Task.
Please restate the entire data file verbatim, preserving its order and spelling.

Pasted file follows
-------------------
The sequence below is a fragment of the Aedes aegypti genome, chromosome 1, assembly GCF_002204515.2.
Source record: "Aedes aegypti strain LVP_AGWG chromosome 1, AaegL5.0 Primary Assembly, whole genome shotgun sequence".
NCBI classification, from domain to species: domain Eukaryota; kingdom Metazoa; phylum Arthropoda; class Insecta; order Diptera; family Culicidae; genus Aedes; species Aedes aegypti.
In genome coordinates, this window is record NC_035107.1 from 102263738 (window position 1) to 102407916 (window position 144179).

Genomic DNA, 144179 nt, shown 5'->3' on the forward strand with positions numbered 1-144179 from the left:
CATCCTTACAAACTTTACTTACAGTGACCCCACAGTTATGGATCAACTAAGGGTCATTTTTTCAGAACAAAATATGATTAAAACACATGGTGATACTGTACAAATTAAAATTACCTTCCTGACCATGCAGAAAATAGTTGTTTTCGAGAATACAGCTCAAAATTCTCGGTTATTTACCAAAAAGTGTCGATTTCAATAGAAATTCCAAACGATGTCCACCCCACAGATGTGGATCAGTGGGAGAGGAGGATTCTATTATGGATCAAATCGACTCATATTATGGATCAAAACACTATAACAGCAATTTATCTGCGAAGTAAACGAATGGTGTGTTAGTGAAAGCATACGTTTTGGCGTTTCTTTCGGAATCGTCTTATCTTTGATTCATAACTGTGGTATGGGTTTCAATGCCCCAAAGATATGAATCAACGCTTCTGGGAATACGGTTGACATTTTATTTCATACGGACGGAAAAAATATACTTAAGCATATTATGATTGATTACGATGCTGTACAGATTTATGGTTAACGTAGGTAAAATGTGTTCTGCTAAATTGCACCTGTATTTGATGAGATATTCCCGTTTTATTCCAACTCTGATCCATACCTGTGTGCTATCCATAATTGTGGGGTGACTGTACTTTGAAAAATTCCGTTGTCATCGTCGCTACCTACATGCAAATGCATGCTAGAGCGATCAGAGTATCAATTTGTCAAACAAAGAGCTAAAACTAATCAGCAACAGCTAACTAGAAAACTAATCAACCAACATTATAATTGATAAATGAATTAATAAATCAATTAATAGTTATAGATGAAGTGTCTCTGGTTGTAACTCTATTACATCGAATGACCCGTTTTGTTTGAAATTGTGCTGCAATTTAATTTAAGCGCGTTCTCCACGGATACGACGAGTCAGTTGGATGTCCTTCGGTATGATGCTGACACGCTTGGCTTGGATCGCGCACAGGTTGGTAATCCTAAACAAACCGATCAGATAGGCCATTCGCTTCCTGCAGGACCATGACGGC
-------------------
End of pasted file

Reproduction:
The sequence below is a fragment of the Aedes aegypti genome, chromosome 1, assembly GCF_002204515.2.
Source record: "Aedes aegypti strain LVP_AGWG chromosome 1, AaegL5.0 Primary Assembly, whole genome shotgun sequence".
NCBI classification, from domain to species: domain Eukaryota; kingdom Metazoa; phylum Arthropoda; class Insecta; order Diptera; family Culicidae; genus Aedes; species Aedes aegypti.
In genome coordinates, this window is record NC_035107.1 from 102263738 (window position 1) to 102407916 (window position 144179).

Genomic DNA, 144179 nt, shown 5'->3' on the forward strand with positions numbered 1-144179 from the left:
CATCCTTACAAACTTTACTTACAGTGACCCCACAGTTATGGATCAACTAAGGGTCATTTTTTCAGAACAAAATATGATTAAAACACATGGTGATACTGTACAAATTAAAATTACCTTCCTGACCATGCAGAAAATAGTTGTTTTCGAGAATACAGCTCAAAATTCTCGGTTATTTACCAAAAAGTGTCGATTTCAATAGAAATTCCAAACGATGTCCACCCCACAGATGTGGATCAGTGGGAGAGGAGGATTCTATTATGGATCAAATCGACTCATATTATGGATCAAAACACTATAACAGCAATTTATCTGCGAAGTAAACGAATGGTGTGTTAGTGAAAGCATACGTTTTGGCGTTTCTTTCGGAATCGTCTTATCTTTGATTCATAACTGTGGTATGGGTTTCAATGCCCCAAAGATATGAATCAACGCTTCTGGGAATACGGTTGACATTTTATTTCATACGGACGGAAAAAATATACTTAAGCATATTATGATTGATTACGATGCTGTACAGATTTATGGTTAACGTAGGTAAAATGTGTTCTGCTAAATTGCACCTGTATTTGATGAGATATTCCCGTTTTATTCCAACTCTGATCCATACCTGTGTGCTATCCATAATTGTGGGGTGACTGTACTTTGAAAAATTCCGTTGTCATCGTCGCTACCTACATGCAAATGCATGCTAGAGCGATCAGAGTATCAATTTGTCAAACAAAGAGCTAAAACTAATCAGCAACAGCTAACTAGAAAACTAATCAACCAACATTATAATTGATAAATGAATTAATAAATCAATTAATAGTTATAGATGAAGTGTCTCTGGTTGTAACTCTATTACATCGAATGACCCGTTTTGTTTGAAATTGTGCTGCAATTTAATTTAAGCGCGTTCTCCACGGATACGACGAGTCAGTTGGATGTCCTTCGGTATGATGCTGACACGCTTGGCTTGGATCGCGCACAGGTTGGTAATCCTAAACAAACCGATCAGATAGGCCATTCGCTTCCTGCAGGACCATGACGGC